One antitoxin-two functions: SR4 controls toxin mRNA decay and translation

  • Jahn N
  • Brantl S
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Abstract

Type I toxin-antitoxin systems encoded on bacterial chromosomes became the focus of research during the past years. However, little is known in terms of structural requirements, kinetics of interaction with their targets and regulatory mechanisms of the antitoxin RNAs. Here, we present a combined in vitro and in vivo analysis of the bsrG/SR4 type I toxin-antitoxin system from Bacillus subtilis. The secondary structures of SR4 and bsrG mRNA and of the SR4/bsrG RNA complex were determined, apparent binding rate constants calculated and functional segments required for complex formation narrowed down. The initial contact between SR4 and its target was shown to involve the SR4 terminator loop and loop 3 of bsrG mRNA. Additionally, a contribution of the stem of SR4 stem-loop 3 to target binding was found. On SR4/bsrG complex formation, a 4 bp double-stranded region sequestering the bsrG Shine Dalgarno (SD) sequence was extended to 8 bp. Experimental evidence was obtained that this extended region caused translation inhibition of bsrG mRNA. Therefore, we conclude that SR4 does not only promote degradation of the toxin mRNA but also additionally inhibit its translation. This is the first case of a dual-acting antitoxin RNA.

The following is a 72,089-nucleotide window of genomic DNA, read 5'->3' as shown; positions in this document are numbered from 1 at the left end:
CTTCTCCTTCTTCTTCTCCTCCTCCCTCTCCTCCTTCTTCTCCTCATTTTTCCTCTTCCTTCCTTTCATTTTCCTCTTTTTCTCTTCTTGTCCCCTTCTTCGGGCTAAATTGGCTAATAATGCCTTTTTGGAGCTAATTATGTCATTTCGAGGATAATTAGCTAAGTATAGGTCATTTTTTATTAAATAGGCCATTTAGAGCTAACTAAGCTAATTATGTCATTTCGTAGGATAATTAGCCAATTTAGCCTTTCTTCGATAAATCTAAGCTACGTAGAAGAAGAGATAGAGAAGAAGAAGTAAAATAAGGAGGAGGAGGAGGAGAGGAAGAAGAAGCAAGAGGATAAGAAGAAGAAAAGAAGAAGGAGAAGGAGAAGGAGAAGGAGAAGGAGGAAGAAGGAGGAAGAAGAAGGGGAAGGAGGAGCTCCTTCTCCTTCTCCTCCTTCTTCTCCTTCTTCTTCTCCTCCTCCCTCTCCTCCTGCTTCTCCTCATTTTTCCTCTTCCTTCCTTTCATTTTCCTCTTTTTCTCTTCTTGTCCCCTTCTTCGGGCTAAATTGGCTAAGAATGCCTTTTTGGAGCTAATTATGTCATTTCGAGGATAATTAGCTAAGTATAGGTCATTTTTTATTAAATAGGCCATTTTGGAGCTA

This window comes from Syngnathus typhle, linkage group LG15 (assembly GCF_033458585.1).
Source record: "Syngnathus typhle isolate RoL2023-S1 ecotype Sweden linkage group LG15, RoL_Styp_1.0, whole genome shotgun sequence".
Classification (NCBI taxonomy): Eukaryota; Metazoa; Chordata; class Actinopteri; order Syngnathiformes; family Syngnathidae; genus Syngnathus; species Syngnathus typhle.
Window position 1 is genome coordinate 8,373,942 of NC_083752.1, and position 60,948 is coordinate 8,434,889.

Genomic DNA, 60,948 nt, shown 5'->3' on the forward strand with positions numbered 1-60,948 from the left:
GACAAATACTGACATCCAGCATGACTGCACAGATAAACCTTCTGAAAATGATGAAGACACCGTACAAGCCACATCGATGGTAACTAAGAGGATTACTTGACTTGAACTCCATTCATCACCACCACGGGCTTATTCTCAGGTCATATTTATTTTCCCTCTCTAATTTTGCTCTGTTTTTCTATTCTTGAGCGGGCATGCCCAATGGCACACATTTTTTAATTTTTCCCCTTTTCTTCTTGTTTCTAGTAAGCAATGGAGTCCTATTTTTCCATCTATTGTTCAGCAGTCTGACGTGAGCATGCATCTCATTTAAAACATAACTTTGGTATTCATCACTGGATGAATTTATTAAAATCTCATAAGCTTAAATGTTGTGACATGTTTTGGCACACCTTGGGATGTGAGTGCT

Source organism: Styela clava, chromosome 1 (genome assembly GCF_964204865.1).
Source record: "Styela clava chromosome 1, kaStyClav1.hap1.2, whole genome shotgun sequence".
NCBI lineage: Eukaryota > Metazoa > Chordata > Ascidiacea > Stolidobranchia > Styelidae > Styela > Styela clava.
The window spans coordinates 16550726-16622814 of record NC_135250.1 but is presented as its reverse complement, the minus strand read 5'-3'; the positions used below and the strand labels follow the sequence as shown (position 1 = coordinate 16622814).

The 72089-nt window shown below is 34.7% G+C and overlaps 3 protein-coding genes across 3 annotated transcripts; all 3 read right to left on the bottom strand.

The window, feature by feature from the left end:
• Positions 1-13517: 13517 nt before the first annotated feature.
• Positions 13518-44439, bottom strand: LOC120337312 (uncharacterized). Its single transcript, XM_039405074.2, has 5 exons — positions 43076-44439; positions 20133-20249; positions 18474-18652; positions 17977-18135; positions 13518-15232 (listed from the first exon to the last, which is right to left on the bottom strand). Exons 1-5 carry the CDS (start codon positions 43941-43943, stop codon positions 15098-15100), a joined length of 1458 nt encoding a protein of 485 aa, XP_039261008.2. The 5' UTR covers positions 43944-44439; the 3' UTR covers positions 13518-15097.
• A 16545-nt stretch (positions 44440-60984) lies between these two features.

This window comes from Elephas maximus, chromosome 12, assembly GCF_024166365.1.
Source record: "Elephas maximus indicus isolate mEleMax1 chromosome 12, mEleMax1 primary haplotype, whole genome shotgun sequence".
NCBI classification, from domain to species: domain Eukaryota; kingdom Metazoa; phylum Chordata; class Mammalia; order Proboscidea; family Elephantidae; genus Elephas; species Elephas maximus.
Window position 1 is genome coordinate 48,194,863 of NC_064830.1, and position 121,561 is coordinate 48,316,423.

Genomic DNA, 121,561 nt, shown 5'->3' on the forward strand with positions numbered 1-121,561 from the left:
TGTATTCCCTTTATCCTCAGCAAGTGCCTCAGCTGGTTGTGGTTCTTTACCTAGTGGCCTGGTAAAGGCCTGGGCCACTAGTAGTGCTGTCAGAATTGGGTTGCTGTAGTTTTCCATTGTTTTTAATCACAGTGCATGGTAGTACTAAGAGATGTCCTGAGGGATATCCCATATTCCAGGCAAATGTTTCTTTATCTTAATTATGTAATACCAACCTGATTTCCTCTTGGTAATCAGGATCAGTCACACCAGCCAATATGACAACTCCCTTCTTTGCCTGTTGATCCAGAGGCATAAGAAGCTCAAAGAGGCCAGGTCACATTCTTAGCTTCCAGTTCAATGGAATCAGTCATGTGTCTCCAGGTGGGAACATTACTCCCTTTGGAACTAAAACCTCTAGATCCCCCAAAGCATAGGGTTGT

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Authors

  • Natalie Jahn

  • Sabine Brantl

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